The Roman ruins of Vaison-la-Romaine are among some of the most important in France. Easily accessible, the two main sites that are open to the public - Puymin and La Villasse - can be found in the town centre, on each side of the tourist office.
At the Puymin site, you stroll through the heart of a magnificent quarter of the ancient town. There you can see the vestiges of beautiful patrician homes: the 2000 m² House of the Wreathed Apollo and the 3000 m² Maison à la Tonnelle. The sanctuary with porticos framing a garden and a central building was a place for promenades or perhaps for worship.
Several paths lead to the Roman theatre that dates from the 1st century BC. The stage wall was 25 metres high and its 32 tiers of seats, built in a semicircle, could accommodate 7000 people. Forgotten about for several centuries, it was the Abbot Sautel who unearthed the theatre in 1912. Statues, today exhibited in the Théo Desplans Museum, were found in the pits that hid the machinery. The Roman theatre serves as an outstanding venue for many events: the Choralies, Vaison Danse, Au fil des Voix, the Semaine de Théâtre Antique...
In the centre of the Puymin site you will also find the Théo Desplans Archaeological Museum. Following a great deal of conservation work and inventorying, it today possess a big collection with more than 2000 everyday objects and an antique statuary. It presents the ancient ways of life from prehistoric times to the Gallo-Roman era. The museum is accessible to people with reduced mobility.
As you visit the site, you will see an alignment of sepulchres. In the 5th century, following a policy of rejecting everything that was pagan, the people used part of the theatre's foundations as sarcophagi.References:
Kroměříž stands on the site of an earlier ford across the River Morava. The gardens and castle of Kroměříž are an exceptionally complete and well-preserved example of a European Baroque princely residence and its gardens and described as a UNESCO World Heritage Site.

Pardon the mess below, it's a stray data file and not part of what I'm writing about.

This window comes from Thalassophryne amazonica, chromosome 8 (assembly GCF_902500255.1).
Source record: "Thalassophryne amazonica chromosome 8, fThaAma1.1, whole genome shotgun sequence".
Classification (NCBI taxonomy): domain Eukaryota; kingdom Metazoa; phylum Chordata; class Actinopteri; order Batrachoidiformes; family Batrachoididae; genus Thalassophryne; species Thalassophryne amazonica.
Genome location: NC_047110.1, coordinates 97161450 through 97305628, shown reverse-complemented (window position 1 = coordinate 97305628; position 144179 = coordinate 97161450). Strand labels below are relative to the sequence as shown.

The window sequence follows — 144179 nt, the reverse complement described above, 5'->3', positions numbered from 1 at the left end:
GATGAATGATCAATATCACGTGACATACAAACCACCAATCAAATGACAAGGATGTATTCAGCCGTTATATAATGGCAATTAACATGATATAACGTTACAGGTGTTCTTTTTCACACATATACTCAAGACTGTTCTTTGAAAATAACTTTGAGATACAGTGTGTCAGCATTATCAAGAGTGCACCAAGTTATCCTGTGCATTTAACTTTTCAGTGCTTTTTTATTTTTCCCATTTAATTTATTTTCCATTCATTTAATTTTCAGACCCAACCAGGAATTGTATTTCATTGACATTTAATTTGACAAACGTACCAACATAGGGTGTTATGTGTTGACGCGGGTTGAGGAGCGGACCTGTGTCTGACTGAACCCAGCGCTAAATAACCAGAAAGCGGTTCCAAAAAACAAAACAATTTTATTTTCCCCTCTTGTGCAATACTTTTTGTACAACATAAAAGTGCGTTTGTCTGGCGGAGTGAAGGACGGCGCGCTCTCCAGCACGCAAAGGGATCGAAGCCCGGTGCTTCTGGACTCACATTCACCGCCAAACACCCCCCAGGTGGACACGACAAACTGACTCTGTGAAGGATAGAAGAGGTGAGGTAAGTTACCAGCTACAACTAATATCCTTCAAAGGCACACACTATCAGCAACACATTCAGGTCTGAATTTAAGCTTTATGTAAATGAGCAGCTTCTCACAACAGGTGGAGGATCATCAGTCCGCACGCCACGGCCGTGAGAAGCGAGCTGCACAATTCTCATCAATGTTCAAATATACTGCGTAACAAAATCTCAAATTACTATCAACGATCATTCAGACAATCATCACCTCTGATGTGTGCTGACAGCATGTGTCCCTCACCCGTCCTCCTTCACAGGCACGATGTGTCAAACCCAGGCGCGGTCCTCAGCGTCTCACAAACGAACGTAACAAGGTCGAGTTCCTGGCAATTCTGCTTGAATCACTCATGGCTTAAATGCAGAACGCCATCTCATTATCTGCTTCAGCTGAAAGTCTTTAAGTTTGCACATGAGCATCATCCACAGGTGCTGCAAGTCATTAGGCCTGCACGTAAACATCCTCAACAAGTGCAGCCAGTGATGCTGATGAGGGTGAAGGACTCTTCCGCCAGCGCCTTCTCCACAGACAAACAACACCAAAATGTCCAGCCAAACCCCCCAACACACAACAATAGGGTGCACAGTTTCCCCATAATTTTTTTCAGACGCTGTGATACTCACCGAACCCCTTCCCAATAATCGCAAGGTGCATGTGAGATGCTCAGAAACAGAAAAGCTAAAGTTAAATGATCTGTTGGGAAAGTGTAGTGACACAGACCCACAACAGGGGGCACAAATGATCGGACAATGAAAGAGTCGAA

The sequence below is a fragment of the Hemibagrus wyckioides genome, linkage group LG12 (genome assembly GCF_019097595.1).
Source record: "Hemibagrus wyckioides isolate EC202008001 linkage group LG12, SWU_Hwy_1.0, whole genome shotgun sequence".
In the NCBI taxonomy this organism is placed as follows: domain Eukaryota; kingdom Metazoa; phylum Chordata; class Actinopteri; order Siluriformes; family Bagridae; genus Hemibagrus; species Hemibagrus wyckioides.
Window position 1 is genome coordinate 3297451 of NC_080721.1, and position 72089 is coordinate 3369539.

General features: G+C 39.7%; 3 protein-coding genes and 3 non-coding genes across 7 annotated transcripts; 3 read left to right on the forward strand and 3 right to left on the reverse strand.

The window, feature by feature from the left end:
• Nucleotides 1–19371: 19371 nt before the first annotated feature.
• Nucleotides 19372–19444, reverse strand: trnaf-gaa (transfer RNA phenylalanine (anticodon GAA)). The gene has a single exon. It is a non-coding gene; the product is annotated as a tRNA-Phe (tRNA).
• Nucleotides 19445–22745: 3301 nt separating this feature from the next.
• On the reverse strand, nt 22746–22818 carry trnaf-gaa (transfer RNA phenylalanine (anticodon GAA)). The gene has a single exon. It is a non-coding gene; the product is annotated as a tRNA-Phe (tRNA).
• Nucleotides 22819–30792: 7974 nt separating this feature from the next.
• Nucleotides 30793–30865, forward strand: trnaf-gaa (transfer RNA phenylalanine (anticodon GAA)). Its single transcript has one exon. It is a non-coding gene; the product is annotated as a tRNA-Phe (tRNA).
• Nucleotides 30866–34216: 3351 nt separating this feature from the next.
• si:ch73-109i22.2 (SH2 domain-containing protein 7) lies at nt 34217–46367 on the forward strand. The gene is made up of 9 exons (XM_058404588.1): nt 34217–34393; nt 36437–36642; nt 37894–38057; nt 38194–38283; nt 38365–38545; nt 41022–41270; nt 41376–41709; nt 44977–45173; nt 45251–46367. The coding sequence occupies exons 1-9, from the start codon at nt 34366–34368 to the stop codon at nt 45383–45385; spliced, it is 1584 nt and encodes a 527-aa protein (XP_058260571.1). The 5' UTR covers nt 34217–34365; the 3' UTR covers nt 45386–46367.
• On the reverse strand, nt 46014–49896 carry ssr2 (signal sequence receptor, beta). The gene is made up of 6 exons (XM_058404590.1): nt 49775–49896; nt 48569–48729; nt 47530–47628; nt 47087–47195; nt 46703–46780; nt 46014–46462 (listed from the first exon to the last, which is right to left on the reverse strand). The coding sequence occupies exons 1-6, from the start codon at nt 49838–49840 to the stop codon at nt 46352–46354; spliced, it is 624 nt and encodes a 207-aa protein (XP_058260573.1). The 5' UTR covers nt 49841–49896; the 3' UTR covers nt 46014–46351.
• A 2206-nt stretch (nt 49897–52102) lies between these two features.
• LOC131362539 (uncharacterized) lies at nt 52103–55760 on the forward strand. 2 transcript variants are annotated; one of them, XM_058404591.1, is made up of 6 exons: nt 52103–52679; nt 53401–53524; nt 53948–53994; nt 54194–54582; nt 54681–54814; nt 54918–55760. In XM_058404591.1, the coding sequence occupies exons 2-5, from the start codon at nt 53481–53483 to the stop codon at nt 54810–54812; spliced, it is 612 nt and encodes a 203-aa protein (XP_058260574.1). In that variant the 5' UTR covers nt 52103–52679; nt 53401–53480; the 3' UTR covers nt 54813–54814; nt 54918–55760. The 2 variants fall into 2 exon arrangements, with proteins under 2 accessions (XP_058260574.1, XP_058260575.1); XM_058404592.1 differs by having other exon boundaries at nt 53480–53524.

The first residence on the site was founded by bishop Stanislas Thurzo in 1497. The building was in a Late Gothic style, with a modicum of Renaissance detail. During the Thirty Years' War, the castle was sacked by the Swedish army (1643).
It was not until 1664 that a bishop from the powerful Liechtenstein family charged architect Filiberto Lucchese with renovating the palace in a Baroque style. The chief monument of Lucchese's work in Kroměříž is the Pleasure Garden in front of the castle. Upon Lucchese's death in 1666, Giovanni Pietro Tencalla completed his work on the formal garden and had the palace rebuilt in a style reminiscent of the Turinese school to which he belonged.
After the castle was gutted by a major fire in March 1752, Bishop Hamilton commissioned two leading imperial artists, Franz Anton Maulbertsch and Josef Stern, arrived at the residence in order to decorate the halls of the palace with their works. In addition to their paintings, the palace still houses an art collection, generally considered the second finest in the country, which includes Titian's last mythological painting, The Flaying of Marsyas. The largest part of the collection was acquired by Bishop Karel in Cologne in 1673. The palace also contains an outstanding musical archive and a library of 33,000 volumes.
UNESCO lists the palace and garden among the World Heritage Sites. As the nomination dossier explains, 'the castle is a good but not outstanding example of a type of aristocratic or princely residence that has survived widely in Europe. The Pleasure Garden, by contrast, is a very rare and largely intact example of a Baroque garden'. Apart from the formal parterres there is also a less formal nineteenth-century English garden, which sustained damage during floods in 1997.
Interiors of the palace were extensively used by Miloš Forman as a stand-in for Vienna's Hofburg Imperial Palace during filming of Amadeus (1984), based on the life of Wolfgang Amadeus Mozart, who actually never visited Kroměříž. The main audience chamber was also used in the film Immortal Beloved (1994), in the piano concerto scene.